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Madeira Medical CenterOver 1H30
HPA Magazine 14
When childhood nutrition is mentioned, most parents have doubts and concerns. Setting the example, persistence and the child’s positive involvement with food are three steps that pave the way for good eating habits that will remain for life contributing towards a correct physical and cognitive development.
Children learn from the example set by their parents’, developing a gastronomic culture according to their lifestyle. If, for example, we choose to always drink water with meals and we are not in the habit of having soft drinks or sweetened juice at home, our children will easily get used to always drinking water at mealtimes to the detriment of other drinks.
Not all foods are pleasing to the taste, when children grow up they tend to become more selective. It is important to continue feeding them food that they don't like that much. We must not be content because they are eating pureed soups; it is important to introduce a large variety of vegetables, prepared in different ways (eg courgette and aubergine cut into slices and oven baked, raw vegetables cut into sticks or creatively prepared, for example in the form of happy faces, cooked steamed or grilled). A varied and balanced diet is essential to ensure health nutrition and should include all the macronutrients (proteins, carbohydrates and fats) and micronutrients (vitamins and minerals) needed for a healthy development.
Involve the child with food preparation. Providing him with positive experiences will motivate him to adopt healthier choices in the future when it comes to food. Let the child prepare his own breakfast or snack, let him make his own sandwiches and take to school the fruit of his choice.
There are other activities that the child can also be involved in, which will serve the same purpose: encouraging the child to participate in growing his own vegetables by having a small patch in the garden or a pot in the porch for the purpose; let the child help in preparing meals at home; let him peel and grate carrot or cucumber (with adult supervision) or let the child use the electric mixer to make a sweet potato puree and let him add the spices; let him choose a recipe that he might wish to try. All of this will help the child create a positive relationship with food.
What about school can we rest assured concerning the meals served to our children?
School cafeterias/canteens are privileged space for a healthy education, with the objective of promoting healthy lifestyles and social equity. They provide nutritionally balanced, healthy and safe meals to all students, regardless of their families' socioeconomic status, according to legislation Decree-Law No. 11/2017 of 17 April.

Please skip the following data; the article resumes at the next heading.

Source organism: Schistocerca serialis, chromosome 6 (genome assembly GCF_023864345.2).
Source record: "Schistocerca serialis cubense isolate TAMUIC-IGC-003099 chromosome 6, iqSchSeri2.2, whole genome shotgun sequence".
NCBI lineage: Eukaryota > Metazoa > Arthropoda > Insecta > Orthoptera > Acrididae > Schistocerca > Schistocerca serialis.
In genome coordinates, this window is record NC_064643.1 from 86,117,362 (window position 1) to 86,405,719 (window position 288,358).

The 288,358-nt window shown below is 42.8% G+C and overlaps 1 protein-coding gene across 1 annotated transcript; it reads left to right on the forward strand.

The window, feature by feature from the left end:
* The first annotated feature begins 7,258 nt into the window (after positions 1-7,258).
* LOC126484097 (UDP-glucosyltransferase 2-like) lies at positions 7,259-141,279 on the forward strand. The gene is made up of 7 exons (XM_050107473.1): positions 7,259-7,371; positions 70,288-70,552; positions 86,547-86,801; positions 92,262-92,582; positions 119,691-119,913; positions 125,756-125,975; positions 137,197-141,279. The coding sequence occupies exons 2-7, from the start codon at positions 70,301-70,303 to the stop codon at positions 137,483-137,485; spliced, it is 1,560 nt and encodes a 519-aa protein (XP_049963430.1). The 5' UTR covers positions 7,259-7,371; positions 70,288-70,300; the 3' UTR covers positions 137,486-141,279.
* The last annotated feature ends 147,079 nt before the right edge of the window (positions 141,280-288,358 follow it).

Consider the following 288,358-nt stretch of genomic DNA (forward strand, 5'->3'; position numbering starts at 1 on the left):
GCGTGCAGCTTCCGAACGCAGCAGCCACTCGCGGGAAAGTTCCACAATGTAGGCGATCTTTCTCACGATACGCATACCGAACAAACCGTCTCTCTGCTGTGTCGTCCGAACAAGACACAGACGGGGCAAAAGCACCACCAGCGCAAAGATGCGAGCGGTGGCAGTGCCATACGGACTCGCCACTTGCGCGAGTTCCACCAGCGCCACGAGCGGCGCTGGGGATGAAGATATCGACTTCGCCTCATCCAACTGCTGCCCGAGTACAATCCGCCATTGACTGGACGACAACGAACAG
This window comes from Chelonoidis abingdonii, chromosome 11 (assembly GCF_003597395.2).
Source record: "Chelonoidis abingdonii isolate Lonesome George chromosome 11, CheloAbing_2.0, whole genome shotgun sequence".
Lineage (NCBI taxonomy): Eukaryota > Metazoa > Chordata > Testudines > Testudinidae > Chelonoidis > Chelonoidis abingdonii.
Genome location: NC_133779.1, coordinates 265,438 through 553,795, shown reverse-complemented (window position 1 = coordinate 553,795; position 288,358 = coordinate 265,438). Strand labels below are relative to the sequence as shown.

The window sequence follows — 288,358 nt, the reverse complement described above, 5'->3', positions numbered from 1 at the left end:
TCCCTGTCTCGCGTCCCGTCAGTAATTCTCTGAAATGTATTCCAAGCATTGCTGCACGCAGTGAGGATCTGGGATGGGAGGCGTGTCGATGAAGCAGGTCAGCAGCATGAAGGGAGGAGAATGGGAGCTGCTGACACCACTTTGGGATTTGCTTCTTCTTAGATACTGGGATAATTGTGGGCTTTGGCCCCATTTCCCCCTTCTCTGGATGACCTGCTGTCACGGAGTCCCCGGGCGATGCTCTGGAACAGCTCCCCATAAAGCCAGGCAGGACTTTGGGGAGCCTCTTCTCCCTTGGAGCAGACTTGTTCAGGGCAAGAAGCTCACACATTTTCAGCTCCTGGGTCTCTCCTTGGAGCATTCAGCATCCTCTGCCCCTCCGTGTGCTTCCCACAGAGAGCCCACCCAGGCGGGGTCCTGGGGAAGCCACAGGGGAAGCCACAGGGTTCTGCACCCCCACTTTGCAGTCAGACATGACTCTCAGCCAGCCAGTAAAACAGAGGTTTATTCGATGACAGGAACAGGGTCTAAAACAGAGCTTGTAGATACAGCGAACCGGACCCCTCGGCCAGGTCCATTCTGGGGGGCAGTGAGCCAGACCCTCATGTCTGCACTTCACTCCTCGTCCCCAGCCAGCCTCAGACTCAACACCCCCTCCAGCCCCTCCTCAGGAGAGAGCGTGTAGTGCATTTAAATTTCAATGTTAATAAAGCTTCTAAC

In addition, legislation guarantees cost free milk to all preschool children up to the 7th Grade. Fruit is also provided for 6th and 7th Grade children.
Schools must also have vegetarian option, where recommendations on nutritional composition are provided by the General Health Department.
Information and recommendations has also been issued by the same department on products sold at school tuck shops, banning the sale of savories, cream cakes, soft drinks and chocolates.
In principle, we can rest assured concerning school meals provided to our children. However, contrary to our desire, children don’t always eat the meals provided by their school cafeteria/canteen, either due to taste/food preferences or because of social influences from colleagues/friends. This is especially the case with teenagers. It is during this phase that habits acquired in childhood will play a central role.
Nowadays a large number of children and teenagers have inappropriate eating habits, for example, eating lunch in snack bars, fast food restaurants, or even food/snacks that they bring from home. This type of meal is generally richer in saturated fats, low in fiber, high in sugar and an excessive amount of salt. In addition to decreasing the feeling of satiety and the ability to concentrate, they increase the risk for developing certain pathologies such as obesity, dyslipidemia, high blood pressure, type II diabetes or decreased self-esteem and depression.
Encourage children and young people to choose healthy snacks: fresh fruit, salt-free dried fruits, whole-wheat or brown bread sandwiches which include vegetables (lettuce, grated carrot, tomato), vegetable sticks that can easily be carried in a container (cucumber, carrot, cherry tomato, radishes), boiled egg with whole-grain toast, cheese with corn or rice crackers, popcorn made using coconut oil and cinnamon.
A child who has had a positive relationship with healthy food, who for example was not forced to eat soup, but was taught in a playful and natural way to like soup, will be more likely to maintain these habits throughout his life and will become a healthy adult.